Purdue Chip-to-chip Wireless Data using 40 GHz Transceiver Wins IC Design Competition Sponsored by SRC and SIA
Texas A&M and Carnegie Mellon Teams also Take Top Prizes
RESEARCH TRIANGLE PARK, N.C. - Semiconductor Research Corporation (SRC), the world's leading university research consortium for semiconductors and related technologies, today named a team of graduate students from Purdue University as winners in the SRC/SIA IC Design Challenge. The Purdue team's winning design was for a chip-to-chip wireless data link using a 60 GHz transceiver. More than 47 teams from 28 universities competed to design circuits with potential future electronic applications.
Teams from Texas A&M University and Carnegie Mellon University took second and third places. Awards were made yesterday at the 2009 International Solid State Circuits Conference (ISSCC) in San Francisco.
The SRC/SIA IC Design Challenge was sponsored by major companies and organizations of the semiconductor industry, including Semiconductor Research Corporation (SRC), Semiconductor Industry Association (SIA), Advanced Micro Devices, Analog Devices, Cadence Design Systems, Freescale Semiconductor, IBM, Intel, Intersil, Jazz Semiconductor, LSI, Mentor Graphics, National Semiconductor, Nvidia, Quik-Pak, and Texas Instruments. These companies contributed over $500,000 to sponsor this contest that began in September 2007. The top eight teams from Phase 1 were selected in March 2008 and then competed in Phase 2 by demonstrating their design ideas on actual silicon, completing layout and fabrication on 180nm SiGe technology courtesy of sponsor Jazz Semiconductor.
The purpose of the IC Design Challenge is to encourage university faculty and their graduate students to create novel, high-performance circuit designs that make end products more competitive. The contest was also intended to promote education in design of high-performance integrated circuits.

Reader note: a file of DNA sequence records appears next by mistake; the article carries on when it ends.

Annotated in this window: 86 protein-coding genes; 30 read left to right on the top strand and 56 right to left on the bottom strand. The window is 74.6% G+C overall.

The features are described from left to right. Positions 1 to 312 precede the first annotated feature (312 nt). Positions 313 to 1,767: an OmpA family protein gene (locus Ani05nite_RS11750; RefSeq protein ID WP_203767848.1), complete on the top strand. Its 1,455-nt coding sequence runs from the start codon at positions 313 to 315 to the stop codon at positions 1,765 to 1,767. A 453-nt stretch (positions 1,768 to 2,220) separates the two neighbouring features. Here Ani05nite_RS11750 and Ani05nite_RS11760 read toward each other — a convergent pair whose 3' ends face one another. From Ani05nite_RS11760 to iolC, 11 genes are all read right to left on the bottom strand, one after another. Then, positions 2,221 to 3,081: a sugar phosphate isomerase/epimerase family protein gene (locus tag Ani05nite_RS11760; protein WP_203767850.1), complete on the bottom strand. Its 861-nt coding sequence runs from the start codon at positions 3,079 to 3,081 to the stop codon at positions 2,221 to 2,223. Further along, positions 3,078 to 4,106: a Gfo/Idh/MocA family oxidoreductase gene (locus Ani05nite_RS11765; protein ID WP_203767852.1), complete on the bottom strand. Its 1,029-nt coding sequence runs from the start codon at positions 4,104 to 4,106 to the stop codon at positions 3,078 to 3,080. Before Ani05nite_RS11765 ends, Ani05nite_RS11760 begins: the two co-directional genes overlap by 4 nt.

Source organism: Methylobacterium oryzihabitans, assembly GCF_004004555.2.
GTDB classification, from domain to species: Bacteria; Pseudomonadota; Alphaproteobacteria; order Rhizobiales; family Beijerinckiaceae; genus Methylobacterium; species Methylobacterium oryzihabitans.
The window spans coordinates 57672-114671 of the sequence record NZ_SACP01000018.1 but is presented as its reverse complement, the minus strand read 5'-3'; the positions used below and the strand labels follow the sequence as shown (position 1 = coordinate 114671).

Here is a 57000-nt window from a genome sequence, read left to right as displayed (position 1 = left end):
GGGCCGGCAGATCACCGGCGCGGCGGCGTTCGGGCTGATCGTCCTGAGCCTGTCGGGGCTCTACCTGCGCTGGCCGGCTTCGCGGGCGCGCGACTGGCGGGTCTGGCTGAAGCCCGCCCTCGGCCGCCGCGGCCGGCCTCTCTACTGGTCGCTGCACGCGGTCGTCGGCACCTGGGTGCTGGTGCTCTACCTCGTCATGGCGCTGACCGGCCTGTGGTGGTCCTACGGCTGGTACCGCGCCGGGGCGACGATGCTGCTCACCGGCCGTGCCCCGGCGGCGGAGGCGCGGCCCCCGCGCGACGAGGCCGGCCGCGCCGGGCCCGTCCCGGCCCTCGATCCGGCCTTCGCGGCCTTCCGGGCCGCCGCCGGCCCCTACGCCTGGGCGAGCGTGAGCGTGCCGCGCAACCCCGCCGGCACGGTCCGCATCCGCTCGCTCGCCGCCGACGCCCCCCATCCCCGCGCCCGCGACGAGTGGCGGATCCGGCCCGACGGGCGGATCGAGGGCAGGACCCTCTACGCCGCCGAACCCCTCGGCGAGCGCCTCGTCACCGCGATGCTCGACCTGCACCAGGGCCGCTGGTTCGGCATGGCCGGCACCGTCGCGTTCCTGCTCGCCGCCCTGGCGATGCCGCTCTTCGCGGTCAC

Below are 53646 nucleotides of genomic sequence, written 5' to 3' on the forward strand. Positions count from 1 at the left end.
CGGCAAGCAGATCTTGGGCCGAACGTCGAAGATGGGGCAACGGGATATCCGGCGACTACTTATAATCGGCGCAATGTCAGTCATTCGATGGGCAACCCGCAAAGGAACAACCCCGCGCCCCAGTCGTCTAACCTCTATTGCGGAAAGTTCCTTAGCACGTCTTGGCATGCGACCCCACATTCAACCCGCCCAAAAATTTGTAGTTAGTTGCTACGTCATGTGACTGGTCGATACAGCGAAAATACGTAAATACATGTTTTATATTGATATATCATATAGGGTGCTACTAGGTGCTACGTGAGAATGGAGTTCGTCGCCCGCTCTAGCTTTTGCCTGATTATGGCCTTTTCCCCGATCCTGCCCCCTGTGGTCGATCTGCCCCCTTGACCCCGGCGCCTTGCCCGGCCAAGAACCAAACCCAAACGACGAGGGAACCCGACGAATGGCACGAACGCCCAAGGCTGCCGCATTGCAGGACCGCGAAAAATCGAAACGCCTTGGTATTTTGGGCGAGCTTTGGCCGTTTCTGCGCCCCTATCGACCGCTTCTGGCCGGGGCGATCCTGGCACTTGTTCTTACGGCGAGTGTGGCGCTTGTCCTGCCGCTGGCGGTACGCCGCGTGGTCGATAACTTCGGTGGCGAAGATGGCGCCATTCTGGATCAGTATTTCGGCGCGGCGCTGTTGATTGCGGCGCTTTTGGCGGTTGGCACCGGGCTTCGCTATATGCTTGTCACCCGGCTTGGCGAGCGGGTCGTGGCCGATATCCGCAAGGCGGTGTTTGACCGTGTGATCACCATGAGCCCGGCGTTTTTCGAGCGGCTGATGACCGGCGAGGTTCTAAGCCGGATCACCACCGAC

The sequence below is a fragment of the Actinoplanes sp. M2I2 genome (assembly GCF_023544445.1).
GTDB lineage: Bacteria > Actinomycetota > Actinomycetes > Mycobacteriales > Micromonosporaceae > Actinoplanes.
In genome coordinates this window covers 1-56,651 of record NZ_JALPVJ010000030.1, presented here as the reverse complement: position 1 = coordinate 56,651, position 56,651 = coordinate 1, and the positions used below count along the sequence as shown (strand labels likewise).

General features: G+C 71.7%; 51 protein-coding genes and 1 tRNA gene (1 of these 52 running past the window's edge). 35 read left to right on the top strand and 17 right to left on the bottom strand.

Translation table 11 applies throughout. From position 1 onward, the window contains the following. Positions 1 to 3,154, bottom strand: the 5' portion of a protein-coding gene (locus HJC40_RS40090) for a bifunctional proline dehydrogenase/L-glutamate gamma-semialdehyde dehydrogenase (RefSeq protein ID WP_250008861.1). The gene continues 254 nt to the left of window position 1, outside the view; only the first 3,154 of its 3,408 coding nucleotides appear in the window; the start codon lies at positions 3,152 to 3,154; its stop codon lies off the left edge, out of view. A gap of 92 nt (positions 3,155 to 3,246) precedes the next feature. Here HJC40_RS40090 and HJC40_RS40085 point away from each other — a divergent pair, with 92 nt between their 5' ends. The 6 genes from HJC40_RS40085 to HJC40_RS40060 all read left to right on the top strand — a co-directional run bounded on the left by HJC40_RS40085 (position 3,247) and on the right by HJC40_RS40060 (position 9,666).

High performance IC circuits often have millions of transistors and involve complex digital, mixed-signal, and sometimes RF circuits. Engineering students learning design of integrated circuits rarely get the opportunity to take a design through all the steps of circuit fabrication in an advanced technology because of the high cost involved. The contest judges selected the top three teams based on the teams' design and successful demonstration of a creative high performance application including fabrication, test, and characterization of their circuits.
The Purdue team of five students, led by Professor Byunghoo Jung and his assistant team leader, Professor Dimitrious Peroulis, placed first in both Phase 1 and 2 for their entry, "Chip-to-chip Wireless Data Link using U-band Transceiver." Professor Jung is no stranger to design contests, having won a prior SRC design contest as a student at University of Minnesota, and more recently helping to organize and run design contests himself for other key events. The demands for high data communication bandwidth are ever increasing.
"The simulation and measurement results proves that the proposed wireless chip-to-chip link is a promising candidate for reliable and power efficient high-speed data links, and demonstrate the feasibility of wireless multi-chip, multi-board, multi-core, and their hybrid networks," says Professor Jung.
The Texas A&M team of two students, led by Professor Edgar Sanchez-Sinencio and assistant lead Professor Kamran Entesari, took second place with their entry, "A Dual-band Millimeter-wave Receiver using SiGe Technology." The team of three students from Carnegie Mellon University, led by Professor Tamal Mukherjee and assistant lead Professor Gary Fedder, came in third in the competition with their entry, "A Tunable Multiband RF MEMS Transceiver Front-end."
Celebrating 27 years of collaborative research for the semiconductor industry, SRC defines industry needs, invests in and manages the research that gives its members a competitive advantage in the dynamic global marketplace. Awarded the National Medal of Technology, America's highest recognition for contributions to technology, SRC expands the industry knowledge base and attracts premier students to help innovate and transfer semiconductor technology.
The SIA is the leading voice for the semiconductor industry and has represented U.S. semiconductor companies since 1977. Collectively, the chip industry employs a domestic workforce of approximately 200,000 people. The semiconductor industry is America's second-largest exporting industry. More information about the SIA can be found at http://www.sia-online.org/.